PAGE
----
The market for streaming entertainment services in the highly regulated Chinese market is growing rapidly, and though Netflix tried to negotiate deals, nothing has happened. And although internet service currently tends to be slow and spotty in many areas, China is pushing ahead with 5G. Apple Music is already available there, and Apple’s manufacturing presence is important to China’s economy, so they might have a better shot than Netflix. And although Netflix has been hugely successful in Mexico, Brazil, India, etc., Apple has a good chance in other emerging markets too.

News+ also has great international potential. Condé Nast, one of the founders of Texture, publishes editions Vogue, GQ, Wired, Traveller, Architectural Digest, New Yorker, Glamour and more across the globe, including in China. Another Texture founder, Hearst, publishes Cosmopolitan, Elle, Esquire, Harper’s Bazaar, etc., is also a major presence across the globe, not to mention other publishers.

An international roll out of Apple’s new credit card would be a great boost to the sale of hardware and subscription services, in addition to the revenue it would generate in and of itself.


(gastropod) #10

I’d get one just for the much better security and privacy from merchant tracking if there were no other considerations.

But there are two things that give me pause:

Goldman Sachs? Really Apple, was climbing in with such a sleaze ball the best you could do?

More importantly though is something that I never see mentioned in ‘getting a new card’ discussions: It can cost hundreds of bucks from increased insurance rates. Insurance companies claim that getting a new card is a red flag that you’re going to commit fraud or abscond, and they convict and penalize you in advance of any actual crime because they’re allowed to. When I got my credit union card so I could ditch my Chase card, I ended up paying over $300 in increased home insurance rates over several years. I only knew because WA state requires disclosure, and because I read the home insurance fine print. That was about ten years ago, but with less regulation these days it could be even worse now.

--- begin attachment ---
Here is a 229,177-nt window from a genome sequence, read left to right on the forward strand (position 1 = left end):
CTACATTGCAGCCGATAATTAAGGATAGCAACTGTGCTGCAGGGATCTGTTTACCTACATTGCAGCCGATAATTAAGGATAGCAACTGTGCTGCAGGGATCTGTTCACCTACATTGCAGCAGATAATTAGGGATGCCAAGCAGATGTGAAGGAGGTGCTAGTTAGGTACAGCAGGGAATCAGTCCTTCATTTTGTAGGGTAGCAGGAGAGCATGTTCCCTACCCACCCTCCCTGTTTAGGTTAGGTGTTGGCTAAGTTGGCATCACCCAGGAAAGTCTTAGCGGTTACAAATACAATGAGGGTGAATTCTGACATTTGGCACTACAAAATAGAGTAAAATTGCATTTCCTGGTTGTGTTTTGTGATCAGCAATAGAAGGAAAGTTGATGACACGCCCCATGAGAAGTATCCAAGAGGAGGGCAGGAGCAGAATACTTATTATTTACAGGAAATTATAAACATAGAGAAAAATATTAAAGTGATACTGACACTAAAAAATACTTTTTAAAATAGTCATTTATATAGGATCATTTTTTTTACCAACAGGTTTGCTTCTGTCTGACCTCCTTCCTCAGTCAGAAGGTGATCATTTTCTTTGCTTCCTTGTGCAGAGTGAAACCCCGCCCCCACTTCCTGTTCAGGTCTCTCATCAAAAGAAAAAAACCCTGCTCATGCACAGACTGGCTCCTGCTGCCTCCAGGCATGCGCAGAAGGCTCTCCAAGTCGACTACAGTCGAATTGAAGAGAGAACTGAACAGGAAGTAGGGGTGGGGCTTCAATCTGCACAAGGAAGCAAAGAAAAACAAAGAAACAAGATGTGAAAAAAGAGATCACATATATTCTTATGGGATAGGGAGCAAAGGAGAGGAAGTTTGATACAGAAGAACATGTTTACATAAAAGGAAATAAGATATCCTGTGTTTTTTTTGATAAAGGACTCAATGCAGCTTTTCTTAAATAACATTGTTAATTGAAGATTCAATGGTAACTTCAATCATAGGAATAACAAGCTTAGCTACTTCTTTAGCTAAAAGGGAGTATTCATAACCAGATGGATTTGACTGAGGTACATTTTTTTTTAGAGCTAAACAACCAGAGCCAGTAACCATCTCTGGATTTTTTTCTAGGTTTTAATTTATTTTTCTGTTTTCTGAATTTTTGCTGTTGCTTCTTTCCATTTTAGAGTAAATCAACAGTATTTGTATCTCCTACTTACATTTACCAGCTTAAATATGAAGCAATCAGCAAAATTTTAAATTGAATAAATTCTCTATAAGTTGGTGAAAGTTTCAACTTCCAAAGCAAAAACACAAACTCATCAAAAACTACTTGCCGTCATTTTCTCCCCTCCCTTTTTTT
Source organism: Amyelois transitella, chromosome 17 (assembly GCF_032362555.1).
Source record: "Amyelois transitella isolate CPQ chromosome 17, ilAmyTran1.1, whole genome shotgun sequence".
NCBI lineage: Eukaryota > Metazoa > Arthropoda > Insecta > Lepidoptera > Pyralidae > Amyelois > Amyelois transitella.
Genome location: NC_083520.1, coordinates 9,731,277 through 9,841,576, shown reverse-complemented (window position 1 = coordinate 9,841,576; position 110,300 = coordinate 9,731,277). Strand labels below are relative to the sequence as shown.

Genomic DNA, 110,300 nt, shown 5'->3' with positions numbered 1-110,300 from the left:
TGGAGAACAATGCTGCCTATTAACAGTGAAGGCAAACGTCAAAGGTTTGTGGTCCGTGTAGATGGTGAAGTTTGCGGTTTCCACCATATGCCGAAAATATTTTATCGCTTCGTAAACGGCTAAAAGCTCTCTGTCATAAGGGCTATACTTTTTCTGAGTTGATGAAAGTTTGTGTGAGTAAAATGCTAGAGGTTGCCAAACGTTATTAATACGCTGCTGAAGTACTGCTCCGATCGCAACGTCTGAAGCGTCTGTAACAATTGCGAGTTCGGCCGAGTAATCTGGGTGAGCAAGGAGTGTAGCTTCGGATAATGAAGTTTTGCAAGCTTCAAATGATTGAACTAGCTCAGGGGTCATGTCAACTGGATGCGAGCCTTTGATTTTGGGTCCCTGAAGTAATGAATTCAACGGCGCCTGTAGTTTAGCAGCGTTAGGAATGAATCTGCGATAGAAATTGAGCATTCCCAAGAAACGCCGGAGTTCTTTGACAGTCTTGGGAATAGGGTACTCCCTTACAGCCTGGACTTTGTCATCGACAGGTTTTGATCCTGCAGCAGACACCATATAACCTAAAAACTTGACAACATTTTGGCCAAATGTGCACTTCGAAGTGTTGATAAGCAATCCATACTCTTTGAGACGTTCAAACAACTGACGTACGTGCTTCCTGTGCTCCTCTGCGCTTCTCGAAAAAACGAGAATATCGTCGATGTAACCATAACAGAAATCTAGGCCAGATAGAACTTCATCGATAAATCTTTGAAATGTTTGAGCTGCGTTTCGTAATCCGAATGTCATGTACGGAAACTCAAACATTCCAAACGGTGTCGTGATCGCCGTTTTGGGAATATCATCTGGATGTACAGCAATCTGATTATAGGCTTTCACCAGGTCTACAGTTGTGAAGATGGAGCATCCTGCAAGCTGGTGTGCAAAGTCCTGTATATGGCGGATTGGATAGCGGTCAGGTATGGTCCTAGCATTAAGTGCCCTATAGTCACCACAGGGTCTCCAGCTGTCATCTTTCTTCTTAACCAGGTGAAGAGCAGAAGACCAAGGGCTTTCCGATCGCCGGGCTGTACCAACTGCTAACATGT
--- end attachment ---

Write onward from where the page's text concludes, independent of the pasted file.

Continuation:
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(David Ross) #11

Odd. Haven’t heard of this one. My daughter and I do a lot of CC spending to get points. We both have over 20 open cards each in our families. And our insurance didn’t change once we started this.

Now if you only have a few cards without much of a limit and spend up to the limit that can really ding your credit score. A big factor in your score is how much you typically have ourstanding in relation to your total limit. And I suspect that a lower credit score can cause your to pay more for insurance.

Anyway compared to the cards I have and that are available (and your goals) the Apple card appears to not be bad, just not all that great.


(David Ross) #12

Here’s a good overview of the Apple card and others and why you might pick each.

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(gastropod) #13

It can depend on state laws. WA allows the surcharge aka theft, but requires disclosure. Other states may have different rules.

It could also depend on their algorithms. If someone has a years long habit of getting new cards, it might lower the risk score.

I’m pretty sure that I have a dreadful overall credit score, because I don’t normally buy all that much, I pay in full every month, and have no debt of any kind. Only the credit union makes any money off of me at all, because they get to use the money in my accounts. Financial people hate people like me. Which is fine since the feeling is mutual.